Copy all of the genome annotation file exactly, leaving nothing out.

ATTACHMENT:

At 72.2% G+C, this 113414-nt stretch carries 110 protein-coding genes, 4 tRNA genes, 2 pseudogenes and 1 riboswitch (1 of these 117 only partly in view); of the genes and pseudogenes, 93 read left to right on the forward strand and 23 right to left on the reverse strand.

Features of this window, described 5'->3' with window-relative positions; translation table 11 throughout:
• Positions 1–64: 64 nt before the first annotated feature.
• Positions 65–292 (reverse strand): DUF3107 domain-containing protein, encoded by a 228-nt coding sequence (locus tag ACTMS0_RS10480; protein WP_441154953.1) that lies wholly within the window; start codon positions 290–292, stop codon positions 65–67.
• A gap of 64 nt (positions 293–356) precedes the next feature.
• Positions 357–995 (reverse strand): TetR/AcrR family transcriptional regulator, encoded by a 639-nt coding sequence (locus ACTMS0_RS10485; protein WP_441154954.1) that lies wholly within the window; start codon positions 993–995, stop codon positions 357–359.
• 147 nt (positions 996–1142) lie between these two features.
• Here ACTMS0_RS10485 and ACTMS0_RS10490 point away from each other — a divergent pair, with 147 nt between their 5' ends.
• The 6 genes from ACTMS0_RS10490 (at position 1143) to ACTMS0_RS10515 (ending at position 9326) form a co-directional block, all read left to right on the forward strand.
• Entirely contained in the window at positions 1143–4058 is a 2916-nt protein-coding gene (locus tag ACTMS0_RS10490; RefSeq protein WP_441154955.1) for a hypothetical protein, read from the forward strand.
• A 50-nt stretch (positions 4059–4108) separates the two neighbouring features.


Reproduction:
At 72.2% G+C, this 113414-nt stretch carries 110 protein-coding genes, 4 tRNA genes, 2 pseudogenes and 1 riboswitch (1 of these 117 only partly in view); of the genes and pseudogenes, 93 read left to right on the forward strand and 23 right to left on the reverse strand.

Features of this window, described 5'->3' with window-relative positions; translation table 11 throughout:
• Positions 1–64: 64 nt before the first annotated feature.
• Positions 65–292 (reverse strand): DUF3107 domain-containing protein, encoded by a 228-nt coding sequence (locus tag ACTMS0_RS10480; protein WP_441154953.1) that lies wholly within the window; start codon positions 290–292, stop codon positions 65–67.
• A gap of 64 nt (positions 293–356) precedes the next feature.
• Positions 357–995 (reverse strand): TetR/AcrR family transcriptional regulator, encoded by a 639-nt coding sequence (locus ACTMS0_RS10485; protein WP_441154954.1) that lies wholly within the window; start codon positions 993–995, stop codon positions 357–359.
• 147 nt (positions 996–1142) lie between these two features.
• Here ACTMS0_RS10485 and ACTMS0_RS10490 point away from each other — a divergent pair, with 147 nt between their 5' ends.
• The 6 genes from ACTMS0_RS10490 (at position 1143) to ACTMS0_RS10515 (ending at position 9326) form a co-directional block, all read left to right on the forward strand.
• Entirely contained in the window at positions 1143–4058 is a 2916-nt protein-coding gene (locus tag ACTMS0_RS10490; RefSeq protein WP_441154955.1) for a hypothetical protein, read from the forward strand.
• A 50-nt stretch (positions 4059–4108) separates the two neighbouring features.